Perfectionism

When you think of a perfectionist, who do you think of?

The problem with perfectionism is not the energy with which you move, it is that the end goals are constantly moving targets where you never give yourself credit for the goals you’ve met. You end up in a place of chronic fatigue and failure where you feel like you are only as good as the things you do “perfectly”, which quickly becomes “all or nothing”.

Perfectionism can look like:

  • Avoidance
  • Procrastination
  • Need for control
  • Overly critical self-judgment or self-evaluation
  • Being unable to acknowledge failure
  • Excessive lists and planning
  • Overly detailed or elaborate plans
  • Constant checking
  • Needing high levels of reassurance
  • Excessively high or unrealistic standards
  • Being psychologically rigid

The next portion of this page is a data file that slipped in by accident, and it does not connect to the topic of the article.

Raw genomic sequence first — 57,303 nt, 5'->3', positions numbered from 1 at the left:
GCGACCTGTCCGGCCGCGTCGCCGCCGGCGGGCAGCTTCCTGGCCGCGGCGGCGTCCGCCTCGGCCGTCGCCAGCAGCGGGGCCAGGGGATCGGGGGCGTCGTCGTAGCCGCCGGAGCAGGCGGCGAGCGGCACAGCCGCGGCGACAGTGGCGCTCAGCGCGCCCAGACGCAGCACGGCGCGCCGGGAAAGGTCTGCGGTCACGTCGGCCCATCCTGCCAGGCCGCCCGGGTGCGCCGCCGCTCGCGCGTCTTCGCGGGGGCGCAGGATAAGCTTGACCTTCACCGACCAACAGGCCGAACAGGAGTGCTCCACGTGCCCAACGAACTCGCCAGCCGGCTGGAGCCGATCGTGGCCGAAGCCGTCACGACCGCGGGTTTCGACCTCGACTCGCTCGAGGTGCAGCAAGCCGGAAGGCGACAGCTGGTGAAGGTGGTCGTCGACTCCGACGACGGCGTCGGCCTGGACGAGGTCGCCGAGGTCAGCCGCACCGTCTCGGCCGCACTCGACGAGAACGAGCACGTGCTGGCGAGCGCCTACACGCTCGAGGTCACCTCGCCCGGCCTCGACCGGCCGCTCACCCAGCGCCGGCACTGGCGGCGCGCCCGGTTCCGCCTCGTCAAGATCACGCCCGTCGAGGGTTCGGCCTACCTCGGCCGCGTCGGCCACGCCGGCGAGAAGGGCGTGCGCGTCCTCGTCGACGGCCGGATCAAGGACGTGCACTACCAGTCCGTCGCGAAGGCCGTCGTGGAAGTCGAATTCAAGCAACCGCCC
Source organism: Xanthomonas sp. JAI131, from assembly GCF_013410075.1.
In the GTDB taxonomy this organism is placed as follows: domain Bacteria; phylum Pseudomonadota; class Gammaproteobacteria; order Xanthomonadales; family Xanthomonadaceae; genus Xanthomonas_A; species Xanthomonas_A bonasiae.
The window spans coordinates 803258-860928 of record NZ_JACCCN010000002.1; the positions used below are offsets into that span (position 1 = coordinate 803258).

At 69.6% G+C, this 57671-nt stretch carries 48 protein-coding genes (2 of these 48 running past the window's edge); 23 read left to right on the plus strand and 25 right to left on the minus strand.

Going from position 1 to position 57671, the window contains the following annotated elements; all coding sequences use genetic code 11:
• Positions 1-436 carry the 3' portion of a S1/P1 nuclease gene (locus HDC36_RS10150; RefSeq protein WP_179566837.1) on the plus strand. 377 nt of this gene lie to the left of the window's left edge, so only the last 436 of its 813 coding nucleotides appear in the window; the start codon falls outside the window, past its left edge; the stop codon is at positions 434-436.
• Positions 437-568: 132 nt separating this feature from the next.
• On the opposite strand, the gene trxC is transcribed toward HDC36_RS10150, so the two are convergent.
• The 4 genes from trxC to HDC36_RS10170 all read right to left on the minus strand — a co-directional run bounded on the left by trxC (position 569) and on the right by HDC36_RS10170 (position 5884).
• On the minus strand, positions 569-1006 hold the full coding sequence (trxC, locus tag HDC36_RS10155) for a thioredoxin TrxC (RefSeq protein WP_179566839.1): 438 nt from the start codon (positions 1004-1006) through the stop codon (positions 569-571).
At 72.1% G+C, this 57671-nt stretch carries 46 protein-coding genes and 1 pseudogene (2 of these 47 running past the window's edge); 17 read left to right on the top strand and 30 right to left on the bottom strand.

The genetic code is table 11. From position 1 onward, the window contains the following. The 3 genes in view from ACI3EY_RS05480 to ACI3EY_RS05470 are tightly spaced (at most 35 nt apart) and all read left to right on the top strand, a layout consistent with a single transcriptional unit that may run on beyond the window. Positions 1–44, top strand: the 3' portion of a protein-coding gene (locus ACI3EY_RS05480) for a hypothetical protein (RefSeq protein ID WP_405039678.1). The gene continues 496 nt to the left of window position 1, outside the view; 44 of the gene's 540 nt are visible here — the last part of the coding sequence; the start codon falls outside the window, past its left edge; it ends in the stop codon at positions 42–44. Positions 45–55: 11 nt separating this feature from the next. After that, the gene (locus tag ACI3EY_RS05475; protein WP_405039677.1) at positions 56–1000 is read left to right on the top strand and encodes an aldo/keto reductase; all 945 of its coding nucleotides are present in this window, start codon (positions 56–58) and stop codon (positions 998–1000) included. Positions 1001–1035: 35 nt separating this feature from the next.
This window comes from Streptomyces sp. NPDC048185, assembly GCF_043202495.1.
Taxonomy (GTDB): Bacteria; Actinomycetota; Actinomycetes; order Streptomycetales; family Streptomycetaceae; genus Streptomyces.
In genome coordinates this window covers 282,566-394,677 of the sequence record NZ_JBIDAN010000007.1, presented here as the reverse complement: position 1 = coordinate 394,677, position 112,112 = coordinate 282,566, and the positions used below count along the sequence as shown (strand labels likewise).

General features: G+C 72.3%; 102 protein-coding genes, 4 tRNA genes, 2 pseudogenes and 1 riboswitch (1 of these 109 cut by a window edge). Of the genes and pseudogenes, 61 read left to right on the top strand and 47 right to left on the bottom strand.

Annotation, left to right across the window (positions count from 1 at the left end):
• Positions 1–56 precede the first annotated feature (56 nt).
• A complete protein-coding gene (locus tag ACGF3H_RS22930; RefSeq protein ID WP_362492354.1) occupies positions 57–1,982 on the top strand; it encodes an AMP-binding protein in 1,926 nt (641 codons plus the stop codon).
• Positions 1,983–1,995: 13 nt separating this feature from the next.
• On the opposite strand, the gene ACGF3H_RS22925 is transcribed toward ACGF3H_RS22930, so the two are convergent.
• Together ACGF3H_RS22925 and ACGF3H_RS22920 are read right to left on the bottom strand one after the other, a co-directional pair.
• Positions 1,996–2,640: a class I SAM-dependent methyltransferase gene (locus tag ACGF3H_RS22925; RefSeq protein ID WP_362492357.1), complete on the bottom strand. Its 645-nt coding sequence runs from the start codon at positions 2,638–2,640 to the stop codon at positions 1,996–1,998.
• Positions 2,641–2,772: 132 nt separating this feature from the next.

• Some compulsive behaviors
  • Anxiety

Perfectionism is transdiagnostic and can also be seen in other places/conditions:

  • Anxiety Disorders (Social Anxiety, Generalized Anxiety)
  • Depressive Disorders
  • Eating Disorders
  • Obsessive Compulsive Disorder
  • Obsessive Compulsive Personality Disorder
  • Body Dysmorphic Disorder
  • Chronic Fatigue
  • Relationships
  • Etc.

What Works?

Nothing works perfectly….but just enough.

Therapy follows an evidence-based Cognitive Behavioral model to address:

  • Self-worth
  • Standards of achievement
  • Cognitive biases
  • Performance-related behaviors

Healthier language looks like:

I tried, but not hard enough and my effort feels good.

What can I do today to make my to-do list shorter in service of my core values and goals?

I’d like to send this email without proofreading it for an unreasonable amount of time, so that my colleagues don’t think poorly of me so I can leave work on time today and enjoy my family.

Procrastinating or avoiding this difficult task will make me look like the good guy for as long as possible not decrease my anxiety.

Though I have doubts in my ability to be successful to the degree my perfectionism demands, I’m going to engage in life anyway.

all of us